Halloween revellers throng Shanghai, some wearing costumes seen as a protest to China policies

Some attendees attract attention on social media for costumes that gained infamy in China last year for being used by authorities enforcing COVID-19 curbs known as ‘dabai’

Brenda GohReuters
Published : 1 Nov 2023, 07:14 AM
Updated : 1 Nov 2023, 07:14 AM

Halloween revellers thronged central Shanghai late on Tuesday night, with some dressed in costumes that poked fun at China's strict COVID-19 curbs in a rare showcase of free expression as police looked on.

Celebrations in the Chinese financial hub began on the weekend, culminating on Tuesday in a large crowd of mostly young people that gathered around a popular bar area, according to onlookers and social media posts.

While most attendees did not dress up and many of those who did wore outfits like monsters and superheros, some attracted attention on social media for costumes such as blue and white hazmat suits that gained infamy in China last year for being used by authorities enforcing COVID-19 curbs known as "dabai".

Almost a year ago Shanghai was the site of historic protests over China's stringent COVID restrictions that spread to several cities and which were later seen as a trigger for the country's sudden lifting of the policy in December last year.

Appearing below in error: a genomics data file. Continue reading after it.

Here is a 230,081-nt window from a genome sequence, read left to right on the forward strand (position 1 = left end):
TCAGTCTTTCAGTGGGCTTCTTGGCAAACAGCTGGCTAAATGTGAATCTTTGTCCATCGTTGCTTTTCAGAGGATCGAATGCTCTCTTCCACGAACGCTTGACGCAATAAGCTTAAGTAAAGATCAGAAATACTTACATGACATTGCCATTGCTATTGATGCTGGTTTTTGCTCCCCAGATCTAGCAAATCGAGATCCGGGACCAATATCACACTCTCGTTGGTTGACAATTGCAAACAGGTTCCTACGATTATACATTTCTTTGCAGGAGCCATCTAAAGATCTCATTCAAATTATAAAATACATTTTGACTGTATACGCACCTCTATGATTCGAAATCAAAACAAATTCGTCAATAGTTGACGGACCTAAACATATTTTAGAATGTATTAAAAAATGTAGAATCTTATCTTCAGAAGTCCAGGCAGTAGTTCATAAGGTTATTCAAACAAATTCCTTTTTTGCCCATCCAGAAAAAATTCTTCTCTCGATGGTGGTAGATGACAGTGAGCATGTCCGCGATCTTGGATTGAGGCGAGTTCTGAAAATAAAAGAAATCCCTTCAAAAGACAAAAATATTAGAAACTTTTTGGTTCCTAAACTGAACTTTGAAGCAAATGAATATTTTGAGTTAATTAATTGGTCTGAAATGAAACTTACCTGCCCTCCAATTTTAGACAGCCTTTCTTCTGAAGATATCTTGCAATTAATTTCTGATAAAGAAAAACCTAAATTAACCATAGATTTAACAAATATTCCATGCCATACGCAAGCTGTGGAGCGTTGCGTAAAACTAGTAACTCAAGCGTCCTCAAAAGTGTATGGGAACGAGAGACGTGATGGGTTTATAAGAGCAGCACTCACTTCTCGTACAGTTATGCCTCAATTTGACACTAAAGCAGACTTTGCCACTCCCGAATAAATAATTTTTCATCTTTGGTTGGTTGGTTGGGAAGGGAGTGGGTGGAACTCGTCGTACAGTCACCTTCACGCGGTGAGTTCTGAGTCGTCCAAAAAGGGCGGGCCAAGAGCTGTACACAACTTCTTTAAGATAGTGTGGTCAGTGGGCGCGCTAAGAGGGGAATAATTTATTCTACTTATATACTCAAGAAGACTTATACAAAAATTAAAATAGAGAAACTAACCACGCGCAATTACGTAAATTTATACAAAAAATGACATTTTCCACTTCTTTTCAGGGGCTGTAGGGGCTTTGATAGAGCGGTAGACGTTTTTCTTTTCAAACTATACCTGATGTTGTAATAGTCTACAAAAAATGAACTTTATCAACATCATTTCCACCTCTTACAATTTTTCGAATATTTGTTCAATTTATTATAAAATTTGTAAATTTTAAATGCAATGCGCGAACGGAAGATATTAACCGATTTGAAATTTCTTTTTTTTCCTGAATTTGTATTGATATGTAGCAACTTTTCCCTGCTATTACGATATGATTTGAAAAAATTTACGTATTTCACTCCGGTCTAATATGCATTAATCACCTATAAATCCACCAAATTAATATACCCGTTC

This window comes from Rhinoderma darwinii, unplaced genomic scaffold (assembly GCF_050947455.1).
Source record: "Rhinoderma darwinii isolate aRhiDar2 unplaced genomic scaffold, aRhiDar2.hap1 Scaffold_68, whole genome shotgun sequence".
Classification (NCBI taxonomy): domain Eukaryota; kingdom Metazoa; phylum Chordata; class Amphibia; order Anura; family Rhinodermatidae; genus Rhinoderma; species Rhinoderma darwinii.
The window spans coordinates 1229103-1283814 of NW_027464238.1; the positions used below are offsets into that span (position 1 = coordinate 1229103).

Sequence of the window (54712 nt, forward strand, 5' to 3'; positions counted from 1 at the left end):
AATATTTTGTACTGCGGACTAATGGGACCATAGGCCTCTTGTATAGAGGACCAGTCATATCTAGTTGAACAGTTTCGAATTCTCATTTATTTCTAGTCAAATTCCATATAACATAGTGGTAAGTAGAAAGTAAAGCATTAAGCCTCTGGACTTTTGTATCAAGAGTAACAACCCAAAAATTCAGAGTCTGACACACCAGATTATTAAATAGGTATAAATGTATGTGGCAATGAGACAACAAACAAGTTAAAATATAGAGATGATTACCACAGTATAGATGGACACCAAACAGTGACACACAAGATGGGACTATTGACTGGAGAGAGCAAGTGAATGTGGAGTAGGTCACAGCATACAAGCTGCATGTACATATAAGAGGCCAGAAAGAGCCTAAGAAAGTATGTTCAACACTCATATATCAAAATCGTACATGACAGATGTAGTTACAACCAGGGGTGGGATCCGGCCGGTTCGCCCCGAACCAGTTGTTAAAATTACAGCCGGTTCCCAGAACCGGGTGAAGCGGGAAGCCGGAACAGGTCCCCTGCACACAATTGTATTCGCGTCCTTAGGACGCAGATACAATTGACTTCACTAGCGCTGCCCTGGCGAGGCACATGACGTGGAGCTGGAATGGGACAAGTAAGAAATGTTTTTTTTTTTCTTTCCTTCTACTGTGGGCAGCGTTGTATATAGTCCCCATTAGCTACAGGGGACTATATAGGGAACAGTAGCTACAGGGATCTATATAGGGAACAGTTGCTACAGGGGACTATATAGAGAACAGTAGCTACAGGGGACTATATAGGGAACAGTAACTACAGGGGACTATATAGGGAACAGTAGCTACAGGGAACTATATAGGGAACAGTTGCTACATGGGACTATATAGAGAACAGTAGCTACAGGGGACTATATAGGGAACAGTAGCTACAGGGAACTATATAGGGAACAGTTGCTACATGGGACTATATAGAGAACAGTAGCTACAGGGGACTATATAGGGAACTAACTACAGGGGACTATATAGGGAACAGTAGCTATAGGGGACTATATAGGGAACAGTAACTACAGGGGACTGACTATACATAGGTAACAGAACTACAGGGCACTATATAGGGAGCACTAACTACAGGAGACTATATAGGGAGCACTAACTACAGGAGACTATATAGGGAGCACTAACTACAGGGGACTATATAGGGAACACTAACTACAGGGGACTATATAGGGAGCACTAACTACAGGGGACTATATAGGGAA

Social media posts from Tuesday and the days before included one of a man donning boards illustrating China's slumping stock market and another dressed up as Lu Xun, a famous author whose works have been popular among Chinese youth as they grapple with historic rates of unemployment.

The man recited a work by the author that urged those "who can speak out to speak out", before he was told to leave by a police officer, the video showed. Reuters was unable to verify the authenticity of the video.

"The 'dabai', COVID-19 testing, A-share market...that Shanghai people dressed up as are all elements that speak to the trauma of the times and traces of history. Once again, entertainment is not superficial, behind it are real life scars," said one user on Weibo on Wednesday.

Public critiques of government policies are rare in China, where authorities have been cracking down on free expression.

Some party goers also showed up with blank sheets of paper stuck to their clothes, a key symbol of last year's protests, other social media posts showed.

There was little sign of aggressive efforts to stop the gathering by police, but some people in costumes that could be perceived as subversive were filmed being escorted away.